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Liverpool 5G project 'digital twin' to save costs and increase accuracy


A simulated version of a Liverpool neighbourhood has been created to plan the best position for internet of things technology, part of the rollout of a 5G networking platform in Liverpool to improve health and social care services across the city.

The digitally simulated version of the Kensington neighbourhood, created by CGA Simulation, will help project leaders to plot the optimum location for mesh networks mounted on street furniture to provide affordable, multi-gigabit Wi-Fi connectivity for all homes.

Using a digital replica of the area allows project teams to see the project 'in action' and iron out any problems at the planning stage before the technology is rolled out. It is hoped to provide a more cost effective and accurate way to deploy a 5G technology network at scale.

The creation of the 'digital twin' is the latest step in the Liverpool 5G Health and Social Care Testbed programme, which aims to improve access to innovative health applications to help people manage their health home, reduce the digital divide and social isolation and use health and social care resources more efficiently.

There have been other examples of digital twinning in the public sector. Ordnance Survey created a digital twin of Bournemouth to support the deployment of 5G in the town. It used datasets to create a 3D view, integrated with a radio propagation model and overlaid with Met Office weather data to create a ‘live’ digital environment.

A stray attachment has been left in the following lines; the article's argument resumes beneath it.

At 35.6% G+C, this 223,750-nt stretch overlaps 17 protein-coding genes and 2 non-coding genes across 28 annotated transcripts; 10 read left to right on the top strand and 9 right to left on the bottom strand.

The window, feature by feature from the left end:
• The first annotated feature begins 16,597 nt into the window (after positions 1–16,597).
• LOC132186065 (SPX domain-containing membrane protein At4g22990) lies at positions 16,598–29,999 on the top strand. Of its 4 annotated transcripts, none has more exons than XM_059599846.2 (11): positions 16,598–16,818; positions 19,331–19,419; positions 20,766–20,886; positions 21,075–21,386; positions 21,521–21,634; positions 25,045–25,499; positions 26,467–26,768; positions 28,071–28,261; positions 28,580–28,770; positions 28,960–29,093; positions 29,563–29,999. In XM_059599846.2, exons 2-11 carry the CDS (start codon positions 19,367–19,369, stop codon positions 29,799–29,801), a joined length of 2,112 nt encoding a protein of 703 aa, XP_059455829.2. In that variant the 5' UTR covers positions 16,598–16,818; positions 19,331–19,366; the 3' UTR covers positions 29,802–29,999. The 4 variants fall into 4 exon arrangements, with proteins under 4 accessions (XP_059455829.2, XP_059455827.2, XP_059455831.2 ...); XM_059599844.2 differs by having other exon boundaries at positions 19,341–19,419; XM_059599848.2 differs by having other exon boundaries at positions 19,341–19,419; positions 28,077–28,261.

Living lab

The testbed programme uses AI, sensors, virtual reality, robotics and the internet of things technology. It is made up of 11 trials across Liverpool where communities have limited access to reliable broadband.

The trials include a device which connects vulnerable people at home to a pharmacy via a video link; augmented reality technology to bridge physical distance and combat social isolation; and ambient Internet of Things sensors that monitor falls and dehydration for older adults. 

The testbed is led by the Liverpool 5G Consortium which received £3.5 million from the Department for Digital, Culture, Media and Sports (DCMS) 5G Testbeds and Trials programme to help deliver the government’s 5G strategy.

The consortium includes Liverpool City Council, Royal Liverpool and Broadgreen University Hospitals NHS Trust (RLBUHT), Liverpool University, and Liverpool John Moores University (supported by Liverpool City Region eHealth Cluster.) From the private sector, it includes Blu Wireless Technology, AIMES, Inventya, DefProc, Digicredis, CGA Simulation, and Sensor City, which is leading the project.

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